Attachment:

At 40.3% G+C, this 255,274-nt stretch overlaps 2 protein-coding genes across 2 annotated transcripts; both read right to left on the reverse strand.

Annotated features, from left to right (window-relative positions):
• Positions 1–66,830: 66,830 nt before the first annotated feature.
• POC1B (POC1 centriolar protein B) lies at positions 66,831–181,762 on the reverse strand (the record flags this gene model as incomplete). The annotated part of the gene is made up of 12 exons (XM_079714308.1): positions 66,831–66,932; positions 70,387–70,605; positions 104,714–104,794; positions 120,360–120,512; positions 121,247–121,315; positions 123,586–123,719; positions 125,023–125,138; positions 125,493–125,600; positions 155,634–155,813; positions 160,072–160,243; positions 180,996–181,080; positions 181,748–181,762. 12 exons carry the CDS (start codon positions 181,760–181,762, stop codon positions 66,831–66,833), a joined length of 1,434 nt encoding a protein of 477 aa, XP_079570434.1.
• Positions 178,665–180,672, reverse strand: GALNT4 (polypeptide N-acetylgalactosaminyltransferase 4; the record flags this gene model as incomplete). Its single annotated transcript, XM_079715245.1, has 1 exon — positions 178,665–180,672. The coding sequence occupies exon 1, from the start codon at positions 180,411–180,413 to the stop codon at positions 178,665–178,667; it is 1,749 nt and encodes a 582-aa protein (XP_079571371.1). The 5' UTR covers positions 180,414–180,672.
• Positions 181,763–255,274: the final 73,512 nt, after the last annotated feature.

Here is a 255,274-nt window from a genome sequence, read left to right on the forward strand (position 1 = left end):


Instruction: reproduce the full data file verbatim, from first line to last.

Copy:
At 40.3% G+C, this 255,274-nt stretch overlaps 2 protein-coding genes across 2 annotated transcripts; both read right to left on the reverse strand.

Annotated features, from left to right (window-relative positions):
• Positions 1–66,830: 66,830 nt before the first annotated feature.
• POC1B (POC1 centriolar protein B) lies at positions 66,831–181,762 on the reverse strand (the record flags this gene model as incomplete). The annotated part of the gene is made up of 12 exons (XM_079714308.1): positions 66,831–66,932; positions 70,387–70,605; positions 104,714–104,794; positions 120,360–120,512; positions 121,247–121,315; positions 123,586–123,719; positions 125,023–125,138; positions 125,493–125,600; positions 155,634–155,813; positions 160,072–160,243; positions 180,996–181,080; positions 181,748–181,762. 12 exons carry the CDS (start codon positions 181,760–181,762, stop codon positions 66,831–66,833), a joined length of 1,434 nt encoding a protein of 477 aa, XP_079570434.1.
• Positions 178,665–180,672, reverse strand: GALNT4 (polypeptide N-acetylgalactosaminyltransferase 4; the record flags this gene model as incomplete). Its single annotated transcript, XM_079715245.1, has 1 exon — positions 178,665–180,672. The coding sequence occupies exon 1, from the start codon at positions 180,411–180,413 to the stop codon at positions 178,665–178,667; it is 1,749 nt and encodes a 582-aa protein (XP_079571371.1). The 5' UTR covers positions 180,414–180,672.
• Positions 181,763–255,274: the final 73,512 nt, after the last annotated feature.

Here is a 255,274-nt window from a genome sequence, read left to right on the forward strand (position 1 = left end):